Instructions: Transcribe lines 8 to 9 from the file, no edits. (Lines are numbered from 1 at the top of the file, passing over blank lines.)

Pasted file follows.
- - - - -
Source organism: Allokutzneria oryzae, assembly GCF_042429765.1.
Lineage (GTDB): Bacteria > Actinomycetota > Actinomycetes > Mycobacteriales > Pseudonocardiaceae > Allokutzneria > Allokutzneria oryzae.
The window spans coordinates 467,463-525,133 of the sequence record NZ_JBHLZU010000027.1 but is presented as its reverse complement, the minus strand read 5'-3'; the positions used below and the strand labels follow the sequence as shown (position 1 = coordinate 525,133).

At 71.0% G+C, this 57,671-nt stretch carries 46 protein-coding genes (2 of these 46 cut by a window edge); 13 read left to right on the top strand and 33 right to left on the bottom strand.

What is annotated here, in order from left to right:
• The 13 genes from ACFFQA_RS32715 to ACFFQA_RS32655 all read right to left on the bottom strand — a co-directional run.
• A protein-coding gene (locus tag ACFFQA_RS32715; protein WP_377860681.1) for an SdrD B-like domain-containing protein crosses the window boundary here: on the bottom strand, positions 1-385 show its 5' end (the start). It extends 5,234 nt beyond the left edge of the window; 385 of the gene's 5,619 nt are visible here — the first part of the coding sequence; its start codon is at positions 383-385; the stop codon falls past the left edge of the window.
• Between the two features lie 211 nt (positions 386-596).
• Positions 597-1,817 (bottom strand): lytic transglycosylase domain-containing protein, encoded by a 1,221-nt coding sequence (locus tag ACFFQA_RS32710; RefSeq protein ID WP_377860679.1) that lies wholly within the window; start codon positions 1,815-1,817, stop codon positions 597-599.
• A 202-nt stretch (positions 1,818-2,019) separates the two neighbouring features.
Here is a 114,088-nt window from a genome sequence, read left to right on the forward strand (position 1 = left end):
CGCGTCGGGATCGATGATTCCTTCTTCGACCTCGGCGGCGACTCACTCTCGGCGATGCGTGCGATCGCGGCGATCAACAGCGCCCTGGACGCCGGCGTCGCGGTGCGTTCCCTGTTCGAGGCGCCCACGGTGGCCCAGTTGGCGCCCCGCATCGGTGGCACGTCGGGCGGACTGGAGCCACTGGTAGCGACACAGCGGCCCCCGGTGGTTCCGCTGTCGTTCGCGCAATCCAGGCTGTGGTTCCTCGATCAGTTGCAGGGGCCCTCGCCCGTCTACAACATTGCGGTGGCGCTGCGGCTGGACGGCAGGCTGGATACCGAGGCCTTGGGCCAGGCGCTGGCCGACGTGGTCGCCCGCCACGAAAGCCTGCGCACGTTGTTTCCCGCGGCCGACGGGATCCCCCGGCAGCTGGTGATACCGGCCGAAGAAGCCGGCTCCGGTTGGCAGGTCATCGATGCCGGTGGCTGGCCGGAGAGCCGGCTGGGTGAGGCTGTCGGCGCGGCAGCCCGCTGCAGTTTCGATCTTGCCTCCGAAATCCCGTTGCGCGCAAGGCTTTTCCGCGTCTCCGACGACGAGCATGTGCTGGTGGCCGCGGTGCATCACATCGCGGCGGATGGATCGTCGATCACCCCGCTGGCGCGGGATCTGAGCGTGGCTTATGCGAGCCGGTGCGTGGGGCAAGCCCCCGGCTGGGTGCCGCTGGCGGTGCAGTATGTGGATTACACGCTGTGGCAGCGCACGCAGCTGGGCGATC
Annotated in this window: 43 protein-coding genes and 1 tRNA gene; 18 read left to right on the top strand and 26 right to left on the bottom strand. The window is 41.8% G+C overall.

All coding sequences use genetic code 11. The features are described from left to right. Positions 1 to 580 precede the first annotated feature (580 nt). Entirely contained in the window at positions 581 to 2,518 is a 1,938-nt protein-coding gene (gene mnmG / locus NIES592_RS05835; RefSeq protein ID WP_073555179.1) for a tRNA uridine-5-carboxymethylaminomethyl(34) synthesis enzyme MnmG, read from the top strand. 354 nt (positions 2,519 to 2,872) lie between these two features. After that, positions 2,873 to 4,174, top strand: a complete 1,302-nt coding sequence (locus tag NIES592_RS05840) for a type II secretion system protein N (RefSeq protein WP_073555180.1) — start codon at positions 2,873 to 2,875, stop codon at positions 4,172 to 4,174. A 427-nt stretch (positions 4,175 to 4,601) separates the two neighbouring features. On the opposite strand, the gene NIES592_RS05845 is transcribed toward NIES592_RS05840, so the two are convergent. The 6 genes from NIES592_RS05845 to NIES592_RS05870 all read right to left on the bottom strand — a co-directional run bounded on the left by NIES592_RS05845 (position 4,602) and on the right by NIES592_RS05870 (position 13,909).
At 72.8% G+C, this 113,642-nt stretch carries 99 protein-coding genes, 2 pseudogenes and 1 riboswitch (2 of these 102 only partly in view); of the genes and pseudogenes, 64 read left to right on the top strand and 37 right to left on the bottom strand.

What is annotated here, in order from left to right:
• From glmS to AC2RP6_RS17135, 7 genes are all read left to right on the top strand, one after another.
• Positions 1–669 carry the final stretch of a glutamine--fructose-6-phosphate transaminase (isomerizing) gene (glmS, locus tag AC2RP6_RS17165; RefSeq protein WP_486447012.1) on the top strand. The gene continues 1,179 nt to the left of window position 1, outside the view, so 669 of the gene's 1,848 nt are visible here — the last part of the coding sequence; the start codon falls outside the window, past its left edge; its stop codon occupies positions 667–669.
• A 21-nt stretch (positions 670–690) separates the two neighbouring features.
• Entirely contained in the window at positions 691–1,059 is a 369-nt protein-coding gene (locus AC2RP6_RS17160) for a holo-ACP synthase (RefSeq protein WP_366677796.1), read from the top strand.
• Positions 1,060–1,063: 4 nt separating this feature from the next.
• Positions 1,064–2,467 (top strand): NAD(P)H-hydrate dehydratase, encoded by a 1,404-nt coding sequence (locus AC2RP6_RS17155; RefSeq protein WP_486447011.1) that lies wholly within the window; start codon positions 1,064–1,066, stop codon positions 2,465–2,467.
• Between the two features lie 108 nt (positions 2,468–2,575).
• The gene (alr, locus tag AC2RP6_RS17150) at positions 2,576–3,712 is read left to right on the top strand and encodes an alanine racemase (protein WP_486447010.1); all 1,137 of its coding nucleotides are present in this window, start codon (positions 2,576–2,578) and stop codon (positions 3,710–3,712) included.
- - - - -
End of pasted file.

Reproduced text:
• Between the two features lie 211 nt (positions 386-596).
• Positions 597-1,817 (bottom strand): lytic transglycosylase domain-containing protein, encoded by a 1,221-nt coding sequence (locus tag ACFFQA_RS32710; RefSeq protein ID WP_377860679.1) that lies wholly within the window; start codon positions 1,815-1,817, stop codon positions 597-599.